Mr Copeland: I think that I got an answer from the Department of the Environment's (DOE) planning department indicating that it had not received any new planning applications for one-bedroom properties since welfare reform reared its head. I cannot remember exactly, but I will dig it out.
Mr Graham: As part of the approval of each scheme, the Housing Executive's area planners will sit down with an association and agree the mix of one-, two- and three-bedroom houses. We have indicated that those schemes must have a certain proportion of one-bed units for us to approve them. That mix of one-bed with other types of units needs to be taken into account in the context of what a community will support and any housing management issues. There is a target to deliver 200 single-bed units in the next three years.
Mr Copeland: Two hundred in the next three years?
Mr Graham: Two hundred a year.
Mr F McCann: I meant to pick this up when Mickey was asking —
Mrs D Kelly: Any chance over on this side of the table, Chair?
The Chairperson: You did not indicate to me that you wanted to speak.
Mrs D Kelly: I did.
The Chairperson: Sorry, I did not see.
Mrs D Kelly: I am sorry, I thought that you saw me. Go on ahead, Fra, finish your point.
Mr F McCann: You talked about land acquirement and said that a lot of the land under ownership is in small sites. In my constituency, housing that is built on small sites makes up the bulk of social housing. It would be interesting to find out where the small sites are, especially in areas of high demand.
I will give you an example. Two pieces of land have became available, and one of them is on an old clinic site that is lying empty, and there have been serious problems with trying to get the housing association to take it over. I do not know what the difficulty is with that site, which is on Cupar Street.
The other one is just down the street in a place called the Lawther Buildings. The Belfast Trust informed me yesterday that it was surplus to requirements, and the housing association that was to build on the small site has withdrawn its interest in it.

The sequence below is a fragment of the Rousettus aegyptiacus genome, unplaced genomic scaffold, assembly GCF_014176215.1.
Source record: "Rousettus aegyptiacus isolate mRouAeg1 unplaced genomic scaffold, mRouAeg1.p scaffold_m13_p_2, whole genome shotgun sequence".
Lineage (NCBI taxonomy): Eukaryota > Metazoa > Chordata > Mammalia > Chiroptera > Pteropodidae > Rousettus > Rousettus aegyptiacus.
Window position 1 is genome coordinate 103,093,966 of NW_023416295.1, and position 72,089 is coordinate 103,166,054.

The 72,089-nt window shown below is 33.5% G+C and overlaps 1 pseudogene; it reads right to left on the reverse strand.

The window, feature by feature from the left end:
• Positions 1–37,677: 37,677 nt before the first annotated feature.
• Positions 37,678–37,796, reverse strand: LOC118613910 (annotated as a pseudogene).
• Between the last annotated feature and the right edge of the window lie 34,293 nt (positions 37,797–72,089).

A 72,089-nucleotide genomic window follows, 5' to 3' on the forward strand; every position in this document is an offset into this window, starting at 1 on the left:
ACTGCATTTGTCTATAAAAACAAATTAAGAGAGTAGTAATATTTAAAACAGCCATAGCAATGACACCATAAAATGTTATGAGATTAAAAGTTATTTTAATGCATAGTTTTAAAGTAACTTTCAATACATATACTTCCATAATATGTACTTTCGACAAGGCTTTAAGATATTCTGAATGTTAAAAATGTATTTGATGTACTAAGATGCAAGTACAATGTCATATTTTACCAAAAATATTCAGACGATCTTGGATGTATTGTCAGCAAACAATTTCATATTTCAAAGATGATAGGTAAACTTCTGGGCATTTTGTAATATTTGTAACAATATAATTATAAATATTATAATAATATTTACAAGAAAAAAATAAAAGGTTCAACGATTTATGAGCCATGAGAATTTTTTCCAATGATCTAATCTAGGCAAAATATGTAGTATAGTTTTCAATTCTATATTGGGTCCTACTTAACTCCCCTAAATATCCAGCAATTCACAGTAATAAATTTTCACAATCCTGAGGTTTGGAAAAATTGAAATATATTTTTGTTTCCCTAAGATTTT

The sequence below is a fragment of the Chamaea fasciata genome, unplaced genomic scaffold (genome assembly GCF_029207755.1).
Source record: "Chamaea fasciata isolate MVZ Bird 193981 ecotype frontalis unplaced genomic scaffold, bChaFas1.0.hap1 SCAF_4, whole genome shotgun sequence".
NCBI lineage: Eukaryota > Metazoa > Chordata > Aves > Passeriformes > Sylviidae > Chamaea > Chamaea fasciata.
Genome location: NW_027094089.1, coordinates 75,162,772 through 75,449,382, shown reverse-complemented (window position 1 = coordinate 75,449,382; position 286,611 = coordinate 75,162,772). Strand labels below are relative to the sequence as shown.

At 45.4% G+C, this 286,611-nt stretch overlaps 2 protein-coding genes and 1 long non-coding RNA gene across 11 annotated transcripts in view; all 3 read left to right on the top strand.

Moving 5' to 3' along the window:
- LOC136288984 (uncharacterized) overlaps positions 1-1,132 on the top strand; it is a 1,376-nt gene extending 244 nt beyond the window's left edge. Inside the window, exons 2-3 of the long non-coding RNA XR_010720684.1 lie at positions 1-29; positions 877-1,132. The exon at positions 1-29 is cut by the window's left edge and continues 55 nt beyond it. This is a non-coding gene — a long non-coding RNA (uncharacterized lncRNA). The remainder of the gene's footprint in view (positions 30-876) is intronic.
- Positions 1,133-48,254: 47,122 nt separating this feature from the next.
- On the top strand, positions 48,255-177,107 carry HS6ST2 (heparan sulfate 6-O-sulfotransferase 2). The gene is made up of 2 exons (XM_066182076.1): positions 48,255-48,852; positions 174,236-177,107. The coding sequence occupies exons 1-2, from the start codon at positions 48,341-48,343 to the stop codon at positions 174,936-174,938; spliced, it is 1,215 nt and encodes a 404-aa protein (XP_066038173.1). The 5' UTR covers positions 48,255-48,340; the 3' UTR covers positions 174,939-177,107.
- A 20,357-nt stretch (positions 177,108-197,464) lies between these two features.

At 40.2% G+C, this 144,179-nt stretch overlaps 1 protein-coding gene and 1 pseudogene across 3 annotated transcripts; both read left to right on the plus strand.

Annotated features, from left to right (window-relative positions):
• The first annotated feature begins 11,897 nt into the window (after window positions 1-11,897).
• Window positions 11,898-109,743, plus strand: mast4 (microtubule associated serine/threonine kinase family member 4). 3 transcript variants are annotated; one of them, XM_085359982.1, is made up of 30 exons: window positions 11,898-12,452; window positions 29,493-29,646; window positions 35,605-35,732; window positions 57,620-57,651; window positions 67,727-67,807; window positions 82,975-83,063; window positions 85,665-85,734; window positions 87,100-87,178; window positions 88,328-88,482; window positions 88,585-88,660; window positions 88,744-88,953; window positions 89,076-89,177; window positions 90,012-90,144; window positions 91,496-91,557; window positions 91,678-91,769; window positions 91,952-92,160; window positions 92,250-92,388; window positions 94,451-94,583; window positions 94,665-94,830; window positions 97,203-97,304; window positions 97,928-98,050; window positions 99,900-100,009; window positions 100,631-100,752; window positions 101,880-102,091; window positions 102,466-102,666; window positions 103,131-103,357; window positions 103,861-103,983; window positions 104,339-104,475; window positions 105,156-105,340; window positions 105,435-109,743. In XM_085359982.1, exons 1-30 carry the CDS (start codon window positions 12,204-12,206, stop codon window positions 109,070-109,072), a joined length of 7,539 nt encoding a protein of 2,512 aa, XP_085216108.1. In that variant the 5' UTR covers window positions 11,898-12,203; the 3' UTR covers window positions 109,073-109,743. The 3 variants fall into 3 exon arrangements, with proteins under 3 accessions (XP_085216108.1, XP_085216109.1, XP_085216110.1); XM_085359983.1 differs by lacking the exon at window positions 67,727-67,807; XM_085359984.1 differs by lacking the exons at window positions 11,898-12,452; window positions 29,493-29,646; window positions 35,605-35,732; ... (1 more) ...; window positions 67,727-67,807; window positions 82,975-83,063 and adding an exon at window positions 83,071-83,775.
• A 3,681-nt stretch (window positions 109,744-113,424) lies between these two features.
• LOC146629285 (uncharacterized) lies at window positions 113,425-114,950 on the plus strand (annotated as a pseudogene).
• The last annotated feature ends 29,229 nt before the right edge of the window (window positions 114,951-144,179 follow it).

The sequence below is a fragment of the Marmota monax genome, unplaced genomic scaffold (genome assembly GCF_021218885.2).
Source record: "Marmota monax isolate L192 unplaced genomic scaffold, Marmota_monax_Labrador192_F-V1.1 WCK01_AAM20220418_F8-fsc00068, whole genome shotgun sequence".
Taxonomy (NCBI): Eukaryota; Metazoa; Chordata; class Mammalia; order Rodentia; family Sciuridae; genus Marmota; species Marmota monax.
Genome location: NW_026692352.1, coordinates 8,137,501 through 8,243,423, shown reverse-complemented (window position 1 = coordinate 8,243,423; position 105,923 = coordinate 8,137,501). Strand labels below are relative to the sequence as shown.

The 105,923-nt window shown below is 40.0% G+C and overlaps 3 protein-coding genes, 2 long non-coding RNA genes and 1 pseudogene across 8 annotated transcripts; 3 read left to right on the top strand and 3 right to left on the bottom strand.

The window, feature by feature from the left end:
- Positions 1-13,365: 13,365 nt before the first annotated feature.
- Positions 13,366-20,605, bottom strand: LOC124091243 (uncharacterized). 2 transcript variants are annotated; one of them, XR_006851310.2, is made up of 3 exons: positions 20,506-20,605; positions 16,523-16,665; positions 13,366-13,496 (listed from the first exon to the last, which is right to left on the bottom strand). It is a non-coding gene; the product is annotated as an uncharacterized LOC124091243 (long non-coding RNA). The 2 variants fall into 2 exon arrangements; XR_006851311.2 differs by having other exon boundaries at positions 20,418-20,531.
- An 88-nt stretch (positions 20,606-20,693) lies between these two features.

There are major difficulties and problems in areas of high demand. There seems to be a clash between the information that the Housing Executive provides locally and the information from the housing associations that are proposing to build.
Mr Graham: I do not know the two particular sites, but I can look into them and find out for you.
Mr F McCann: Even if you could tell us where the small pieces of land are that are available, particularly in areas of high demand.
Mr Graham: Clearly, if the site is small and difficult, it will be more expensive for a housing association to develop.
Mr F McCann: What do they construe as a small site? Is it a site that can fit one house, two houses, three houses or 15 houses?
Mr Graham: It is a site that can accommodate one, two, three, four or five houses. I do not think that a housing association would regard a site that can accommodate a number of houses in double figures as small; they would see it as a medium sized site.
The Chairperson: You raised two particular locations, so we will maybe get a bit of information on that later, Fra.
Mrs D Kelly: I am relatively new to this Committee, but I know that a significant amount, some £18 million, has been returned from the social housing budget over the past few monitoring rounds. However, the housing waiting lists continue to grow. Therefore, what mechanism do you have in your planning system to react flexibly to an increase in your budget that you had not anticipated and to allow you to match that with some demand?